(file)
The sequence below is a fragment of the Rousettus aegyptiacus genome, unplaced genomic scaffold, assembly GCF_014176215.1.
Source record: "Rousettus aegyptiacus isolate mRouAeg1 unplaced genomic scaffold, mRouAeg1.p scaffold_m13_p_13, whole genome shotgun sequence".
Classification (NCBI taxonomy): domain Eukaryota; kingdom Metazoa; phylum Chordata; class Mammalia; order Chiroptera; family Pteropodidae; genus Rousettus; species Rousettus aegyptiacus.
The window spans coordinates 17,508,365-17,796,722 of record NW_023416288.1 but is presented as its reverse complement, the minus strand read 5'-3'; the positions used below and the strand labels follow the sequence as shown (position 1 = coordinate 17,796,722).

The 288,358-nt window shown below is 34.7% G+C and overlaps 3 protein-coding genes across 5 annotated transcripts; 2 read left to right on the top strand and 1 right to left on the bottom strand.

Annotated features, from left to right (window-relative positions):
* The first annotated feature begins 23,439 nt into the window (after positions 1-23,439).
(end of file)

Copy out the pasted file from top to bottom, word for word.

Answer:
The sequence below is a fragment of the Rousettus aegyptiacus genome, unplaced genomic scaffold, assembly GCF_014176215.1.
Source record: "Rousettus aegyptiacus isolate mRouAeg1 unplaced genomic scaffold, mRouAeg1.p scaffold_m13_p_13, whole genome shotgun sequence".
Classification (NCBI taxonomy): domain Eukaryota; kingdom Metazoa; phylum Chordata; class Mammalia; order Chiroptera; family Pteropodidae; genus Rousettus; species Rousettus aegyptiacus.
The window spans coordinates 17,508,365-17,796,722 of record NW_023416288.1 but is presented as its reverse complement, the minus strand read 5'-3'; the positions used below and the strand labels follow the sequence as shown (position 1 = coordinate 17,796,722).

The 288,358-nt window shown below is 34.7% G+C and overlaps 3 protein-coding genes across 5 annotated transcripts; 2 read left to right on the top strand and 1 right to left on the bottom strand.

Annotated features, from left to right (window-relative positions):
* The first annotated feature begins 23,439 nt into the window (after positions 1-23,439).